The narrative unfolds slowly enough, but it's all tied up satisfactorily by the end, with a few nice twists and a well-earned sense of resolution. A Hunt in Winter is an entertaining read, particularly if your preference is for historical crime.

A Horse Walks Into A Bar by David Grossman, Jonathan Cape, £14.99. Review by Dan Brotzel

The premise of his latest story is simple. Dovaleh G, a fading stand-up who is short of stature and low in self-esteem, gives one final performance.

His routine is that of a man in complete meltdown, and some of his audience, it gradually emerges, have been specially invited to witness it.

And that's about it. The entire book is taken up with a description of the comic's monologue, of the stories he tells and the memories he shares.

Does it sustain us over 200 pages? Just about. Raw and utterly unvarnished, self-justifying and self-lacerating, Dovaleh's spiel is that of a modern-day Ancient Mariner, who buttonholes us with his tale, lightening the hard-to-stomach parts with gags.

In staunching his own wounds, he brings an uneasy catharsis to those who have stuck with him.

Book of the week: The Virginity of Famous Men by Christine Sneed, Bloomsbury, £18.99. Review by Erin Bateman

There is something curiously fascinating about being offered a snapshot of another person's everyday life, their internal dialogue, their everyday struggles and the choices they make.

Often, it is the more seemingly mundane stories that deliver something unexpectedly poetic and poignant.

This is exactly what Christine Sneed has accomplished in her collection of short stories, The Virginity of Famous Men. Author of Portraits of a Few of the People I've Made Cry, Sneed now ingeniously utilises the short story to offer a small, but powerful, glimpse into the complex web of the human condition that would not have been possible in a different form.

As is to be expected, some stories are stronger than others. The Prettiest Girls, for example, feels a little tedious and predictable.

But there are many stand-out inclusions, such as the opening story Beach Vacation, where a family holiday exposes the deteriorating relationship between a mother and a son, and Roger Weber Would Like To Stay, where a woman contemplates the demise of her relationship with a ghost.

The stories tend to end abruptly and without a satisfying conclusion, and there is something oddly fitting about that.

It is a perfectly imperfect collection. A true accomplishment and an irresistible read.

Where Dead Men Meet by Mark Mills, Headline Review, £16.99. Review by Michael Anderson

Mark Mills has enjoyed a strong career since transitioning from screenplays to prose, even if the twin successes of debut Amagansett and 2006's bestselling follow-up The Savage Garden have proven difficult to repeat.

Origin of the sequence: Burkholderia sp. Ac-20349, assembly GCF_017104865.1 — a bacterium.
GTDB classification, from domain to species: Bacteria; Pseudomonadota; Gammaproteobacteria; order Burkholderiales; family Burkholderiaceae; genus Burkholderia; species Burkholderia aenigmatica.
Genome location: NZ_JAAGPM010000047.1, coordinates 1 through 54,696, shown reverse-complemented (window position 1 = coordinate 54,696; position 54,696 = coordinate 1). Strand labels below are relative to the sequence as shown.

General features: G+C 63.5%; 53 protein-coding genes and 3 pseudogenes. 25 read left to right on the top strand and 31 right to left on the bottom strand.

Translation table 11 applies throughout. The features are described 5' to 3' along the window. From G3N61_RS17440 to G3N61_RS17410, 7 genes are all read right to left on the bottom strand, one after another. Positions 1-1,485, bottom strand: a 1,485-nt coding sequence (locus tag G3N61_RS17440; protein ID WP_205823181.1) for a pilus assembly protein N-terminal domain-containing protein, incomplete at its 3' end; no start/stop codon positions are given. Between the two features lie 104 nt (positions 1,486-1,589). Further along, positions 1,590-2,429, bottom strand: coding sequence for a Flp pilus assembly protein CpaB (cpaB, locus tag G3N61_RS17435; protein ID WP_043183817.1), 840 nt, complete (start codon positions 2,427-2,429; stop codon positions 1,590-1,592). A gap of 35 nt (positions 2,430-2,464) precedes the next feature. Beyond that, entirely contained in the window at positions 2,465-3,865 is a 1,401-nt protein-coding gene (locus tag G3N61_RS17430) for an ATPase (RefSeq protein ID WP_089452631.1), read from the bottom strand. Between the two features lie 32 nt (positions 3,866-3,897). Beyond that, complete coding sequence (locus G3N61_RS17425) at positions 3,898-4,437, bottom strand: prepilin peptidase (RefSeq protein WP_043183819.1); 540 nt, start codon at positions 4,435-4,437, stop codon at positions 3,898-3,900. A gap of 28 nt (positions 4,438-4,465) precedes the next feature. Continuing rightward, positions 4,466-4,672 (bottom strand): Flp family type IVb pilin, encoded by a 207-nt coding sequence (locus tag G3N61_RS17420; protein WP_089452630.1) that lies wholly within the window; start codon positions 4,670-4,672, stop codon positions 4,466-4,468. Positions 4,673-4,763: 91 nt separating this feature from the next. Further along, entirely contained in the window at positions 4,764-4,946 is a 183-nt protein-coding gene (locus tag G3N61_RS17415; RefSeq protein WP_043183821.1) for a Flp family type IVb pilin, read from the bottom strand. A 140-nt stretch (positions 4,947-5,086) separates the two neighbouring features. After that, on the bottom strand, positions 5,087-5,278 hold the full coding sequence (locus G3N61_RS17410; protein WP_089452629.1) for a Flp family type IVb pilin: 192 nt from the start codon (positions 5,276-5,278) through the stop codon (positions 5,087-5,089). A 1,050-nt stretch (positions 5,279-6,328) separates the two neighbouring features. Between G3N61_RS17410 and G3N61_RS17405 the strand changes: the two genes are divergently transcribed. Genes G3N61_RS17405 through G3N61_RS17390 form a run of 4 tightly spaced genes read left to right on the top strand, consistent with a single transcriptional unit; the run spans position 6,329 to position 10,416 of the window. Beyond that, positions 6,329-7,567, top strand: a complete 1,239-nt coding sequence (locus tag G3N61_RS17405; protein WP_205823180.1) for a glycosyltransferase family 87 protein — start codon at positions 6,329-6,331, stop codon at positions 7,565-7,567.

A franchise therefore makes sense: his default milieu of a mid-century Europe riven by war and espionage offers myriad characters to play with. Unfortunately, Where Dead Men Meet is not the franchise-launcher Mills might have hoped for. All elements are present, as murder in 1937 Paris sparks a country-hopping plot, encompassing mobsters and Nazis, but the construction feels rote.

Hero Luke Hamilton is a dark-skinned, blue-eyed English orphan, disgraced RAF pilot turned Embassy officer, and the dullest fugitive imaginable; a riddle, wrapped in a mystery, in a clearly labelled cardboard box.

Mills keeps the pages turning, but resistance fighters and assassins blend into a haze of predictable action and leaden dialogue. Perhaps Mills is keeping his powder dry for an incendiary sequel.

Children's book of the week: The Queen's Present by Steve Antony, Hodder Children's Books, £11.99. Review by Kate Whiting

Redundancy can be a surprisingly positive thing. When Steve Antony lost his job at a call centre in Swindon six years ago, it spurred him on to fulfil his dream of becoming a writer-illustrator.

His first book, the award-winning The Queen's Hat, inspired by a picture of Her Majesty trying to keep hold of a fuchsia number in high winds, was published in 2014 and Antony' has been prolific ever since, with the Mr Panda series and the likes of Betty Goes Bananas In Her Pyjamas - a particular favourite in our household.

Here, he revisits the Queen for the third time as she tries to buy Christmas presents for Prince George and Princess Charlotte - and is taken on a magical tour of the world's most famous landmarks - from the Eiffel Tower to Himeji Castle - by Santa and his elves.

Eventually, an empty-handed Queen is dropped off at Sandringham House on Christmas morning, where the tiny royals get the best present of all - a cuddle from grandma.

All carefully drawn in a muted palate of festive red, green and white, the illustrations are mind-boggling - rows upon rows of tiny green elves line the Sydney Opera House - and the ending is a timely reminder that love, not consumerism, is the true meaning of Christmas.